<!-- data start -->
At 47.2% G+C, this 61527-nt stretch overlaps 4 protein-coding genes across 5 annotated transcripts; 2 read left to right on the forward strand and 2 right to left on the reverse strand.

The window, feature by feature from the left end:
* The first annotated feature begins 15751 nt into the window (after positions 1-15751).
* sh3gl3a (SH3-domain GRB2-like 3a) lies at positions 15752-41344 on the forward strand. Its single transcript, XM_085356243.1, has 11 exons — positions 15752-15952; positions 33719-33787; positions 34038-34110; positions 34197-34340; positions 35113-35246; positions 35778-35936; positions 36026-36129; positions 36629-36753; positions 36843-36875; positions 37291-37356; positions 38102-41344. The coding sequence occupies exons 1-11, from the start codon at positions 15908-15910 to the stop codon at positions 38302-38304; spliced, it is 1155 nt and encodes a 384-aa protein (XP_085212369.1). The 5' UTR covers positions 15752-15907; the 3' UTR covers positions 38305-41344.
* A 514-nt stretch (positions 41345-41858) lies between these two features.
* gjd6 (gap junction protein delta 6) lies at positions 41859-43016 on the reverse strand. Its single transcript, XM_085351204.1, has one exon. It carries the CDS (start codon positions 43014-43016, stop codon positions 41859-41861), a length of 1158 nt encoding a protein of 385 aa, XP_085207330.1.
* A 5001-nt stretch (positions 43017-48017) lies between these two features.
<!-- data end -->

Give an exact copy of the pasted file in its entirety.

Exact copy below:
At 47.2% G+C, this 61527-nt stretch overlaps 4 protein-coding genes across 5 annotated transcripts; 2 read left to right on the forward strand and 2 right to left on the reverse strand.

The window, feature by feature from the left end:
* The first annotated feature begins 15751 nt into the window (after positions 1-15751).
* sh3gl3a (SH3-domain GRB2-like 3a) lies at positions 15752-41344 on the forward strand. Its single transcript, XM_085356243.1, has 11 exons — positions 15752-15952; positions 33719-33787; positions 34038-34110; positions 34197-34340; positions 35113-35246; positions 35778-35936; positions 36026-36129; positions 36629-36753; positions 36843-36875; positions 37291-37356; positions 38102-41344. The coding sequence occupies exons 1-11, from the start codon at positions 15908-15910 to the stop codon at positions 38302-38304; spliced, it is 1155 nt and encodes a 384-aa protein (XP_085212369.1). The 5' UTR covers positions 15752-15907; the 3' UTR covers positions 38305-41344.
* A 514-nt stretch (positions 41345-41858) lies between these two features.
* gjd6 (gap junction protein delta 6) lies at positions 41859-43016 on the reverse strand. Its single transcript, XM_085351204.1, has one exon. It carries the CDS (start codon positions 43014-43016, stop codon positions 41859-41861), a length of 1158 nt encoding a protein of 385 aa, XP_085207330.1.
* A 5001-nt stretch (positions 43017-48017) lies between these two features.